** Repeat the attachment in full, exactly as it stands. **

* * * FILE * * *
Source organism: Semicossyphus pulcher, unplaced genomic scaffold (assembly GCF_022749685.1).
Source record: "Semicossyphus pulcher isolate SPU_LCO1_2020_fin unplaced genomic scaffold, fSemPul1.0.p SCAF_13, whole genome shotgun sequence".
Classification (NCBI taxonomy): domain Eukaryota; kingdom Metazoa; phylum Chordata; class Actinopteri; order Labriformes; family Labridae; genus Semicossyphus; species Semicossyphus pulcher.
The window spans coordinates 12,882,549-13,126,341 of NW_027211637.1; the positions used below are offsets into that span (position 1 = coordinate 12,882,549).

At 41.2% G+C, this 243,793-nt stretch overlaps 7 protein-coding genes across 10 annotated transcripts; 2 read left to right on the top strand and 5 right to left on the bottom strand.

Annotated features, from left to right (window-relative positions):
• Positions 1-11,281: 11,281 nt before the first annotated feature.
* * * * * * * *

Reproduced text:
Source organism: Semicossyphus pulcher, unplaced genomic scaffold (assembly GCF_022749685.1).
Source record: "Semicossyphus pulcher isolate SPU_LCO1_2020_fin unplaced genomic scaffold, fSemPul1.0.p SCAF_13, whole genome shotgun sequence".
Classification (NCBI taxonomy): domain Eukaryota; kingdom Metazoa; phylum Chordata; class Actinopteri; order Labriformes; family Labridae; genus Semicossyphus; species Semicossyphus pulcher.
The window spans coordinates 12,882,549-13,126,341 of NW_027211637.1; the positions used below are offsets into that span (position 1 = coordinate 12,882,549).

At 41.2% G+C, this 243,793-nt stretch overlaps 7 protein-coding genes across 10 annotated transcripts; 2 read left to right on the top strand and 5 right to left on the bottom strand.

Annotated features, from left to right (window-relative positions):
• Positions 1-11,281: 11,281 nt before the first annotated feature.